Friday, July 24, 2009

YouTube users respond to "Gates-Gate"

You've probably heard about the controversial arrest of Henry Louis Gates, Jr - an esteemed scholar of African-American history and literature at Harvard - who was taken into custody last week by Cambridge police officer, James Crowley, for "disorderly conduct." The quick backstory is that Gates had lost his keys and was trying to get into his own home, and a neighbor who did not recognize him decided to call the police and report a possible break-in attempt. Crowley was the police officer who responded to the call, and when he approached the house, he found a very angry Gates who was not happy about having to explain himself. After some allegedly heated back-and-forth (the details are still not entirely clear), Crowley ended up arresting Gates in front of his home, and Gates ended up accusing Crowley of being a racist. Though charges have been dropped, Gates is still mad, and Crowley refuses to apologize.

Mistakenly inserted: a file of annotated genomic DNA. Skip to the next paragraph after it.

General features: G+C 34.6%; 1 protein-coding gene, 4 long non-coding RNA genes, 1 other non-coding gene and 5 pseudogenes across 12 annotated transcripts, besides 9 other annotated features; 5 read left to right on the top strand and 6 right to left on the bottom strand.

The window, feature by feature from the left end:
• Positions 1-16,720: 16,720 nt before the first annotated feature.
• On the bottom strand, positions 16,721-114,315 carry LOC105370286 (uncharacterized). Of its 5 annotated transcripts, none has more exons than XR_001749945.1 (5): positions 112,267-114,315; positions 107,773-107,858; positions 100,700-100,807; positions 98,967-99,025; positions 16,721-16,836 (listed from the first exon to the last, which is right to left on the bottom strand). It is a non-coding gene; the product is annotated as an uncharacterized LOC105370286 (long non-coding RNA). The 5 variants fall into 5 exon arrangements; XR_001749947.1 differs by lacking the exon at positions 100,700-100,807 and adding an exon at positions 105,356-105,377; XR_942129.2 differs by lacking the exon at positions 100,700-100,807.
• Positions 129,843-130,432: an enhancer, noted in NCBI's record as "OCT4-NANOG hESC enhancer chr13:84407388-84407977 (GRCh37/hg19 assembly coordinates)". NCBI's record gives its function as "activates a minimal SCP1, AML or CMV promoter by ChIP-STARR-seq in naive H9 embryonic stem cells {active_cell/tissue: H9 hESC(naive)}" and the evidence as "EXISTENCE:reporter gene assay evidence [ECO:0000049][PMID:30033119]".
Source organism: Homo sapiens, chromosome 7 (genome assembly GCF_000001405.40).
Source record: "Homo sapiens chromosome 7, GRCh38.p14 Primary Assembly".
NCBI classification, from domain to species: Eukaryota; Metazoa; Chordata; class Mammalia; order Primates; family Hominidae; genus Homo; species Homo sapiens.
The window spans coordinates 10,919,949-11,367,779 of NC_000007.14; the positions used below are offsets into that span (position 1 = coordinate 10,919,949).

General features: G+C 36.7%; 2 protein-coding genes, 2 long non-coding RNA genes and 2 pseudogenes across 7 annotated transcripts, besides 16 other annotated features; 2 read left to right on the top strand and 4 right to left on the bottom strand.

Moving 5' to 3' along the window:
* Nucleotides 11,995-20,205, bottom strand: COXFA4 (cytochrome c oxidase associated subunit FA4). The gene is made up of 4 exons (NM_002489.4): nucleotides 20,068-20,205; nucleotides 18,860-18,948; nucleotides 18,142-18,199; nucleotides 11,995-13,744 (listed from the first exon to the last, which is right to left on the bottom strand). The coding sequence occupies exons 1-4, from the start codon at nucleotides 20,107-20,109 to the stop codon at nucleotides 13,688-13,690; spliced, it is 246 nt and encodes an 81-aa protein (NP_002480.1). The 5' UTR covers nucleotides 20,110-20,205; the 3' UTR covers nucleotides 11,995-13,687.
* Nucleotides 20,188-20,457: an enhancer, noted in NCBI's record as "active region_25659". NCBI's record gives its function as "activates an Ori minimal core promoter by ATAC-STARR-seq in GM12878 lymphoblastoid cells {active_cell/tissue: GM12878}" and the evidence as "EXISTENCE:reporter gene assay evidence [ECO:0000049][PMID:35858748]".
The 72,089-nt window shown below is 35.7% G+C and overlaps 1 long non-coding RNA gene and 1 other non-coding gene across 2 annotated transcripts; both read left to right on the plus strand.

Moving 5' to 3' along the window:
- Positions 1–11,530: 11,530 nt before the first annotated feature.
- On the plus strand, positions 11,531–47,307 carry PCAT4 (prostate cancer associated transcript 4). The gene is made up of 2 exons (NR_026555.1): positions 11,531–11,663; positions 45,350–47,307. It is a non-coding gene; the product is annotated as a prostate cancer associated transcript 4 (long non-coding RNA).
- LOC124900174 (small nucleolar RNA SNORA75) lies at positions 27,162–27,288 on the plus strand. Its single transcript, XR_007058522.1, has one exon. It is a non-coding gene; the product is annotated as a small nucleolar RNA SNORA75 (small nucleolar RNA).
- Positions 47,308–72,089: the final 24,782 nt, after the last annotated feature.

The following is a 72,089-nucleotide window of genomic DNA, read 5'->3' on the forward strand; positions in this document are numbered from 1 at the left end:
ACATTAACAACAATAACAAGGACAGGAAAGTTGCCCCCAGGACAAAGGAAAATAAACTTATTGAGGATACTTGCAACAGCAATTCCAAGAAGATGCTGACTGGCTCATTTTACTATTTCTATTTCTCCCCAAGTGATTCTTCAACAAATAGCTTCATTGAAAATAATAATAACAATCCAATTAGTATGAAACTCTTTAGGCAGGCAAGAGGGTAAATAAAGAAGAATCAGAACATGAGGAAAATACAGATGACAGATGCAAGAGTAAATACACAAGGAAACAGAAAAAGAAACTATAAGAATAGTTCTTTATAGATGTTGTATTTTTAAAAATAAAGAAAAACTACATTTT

The incident has set the blogosphere ablaze about whether or not the color of Gates' skin had an impact on how events played out. Was it racial profiling? Was Office Crowley doing his job? Would this have happened if Gates had lighter skin? Even President Obama offered his two cents during his press conference on Wednesday, stirring up even more discussion and debate.

Members of the YouTube community are joining the national conversation, too, and posting video responses to YouTube. Check out a few below:

Xpandergt argues that what happened is not "racial profiling":

Zennie62 weighs in with his perspective about how race may have played a role:

TheArtofTheComment blames the media and public discourse for pushing "aside our efforts at critical thinking in favor of making broad partisan statements about race relations":

User joegully calls Gates a "disgrace" for using race to draw attention to himself:

A representative from ConservativeNewMedia shares his thoughts on Obama's remarks about the Gates incident:


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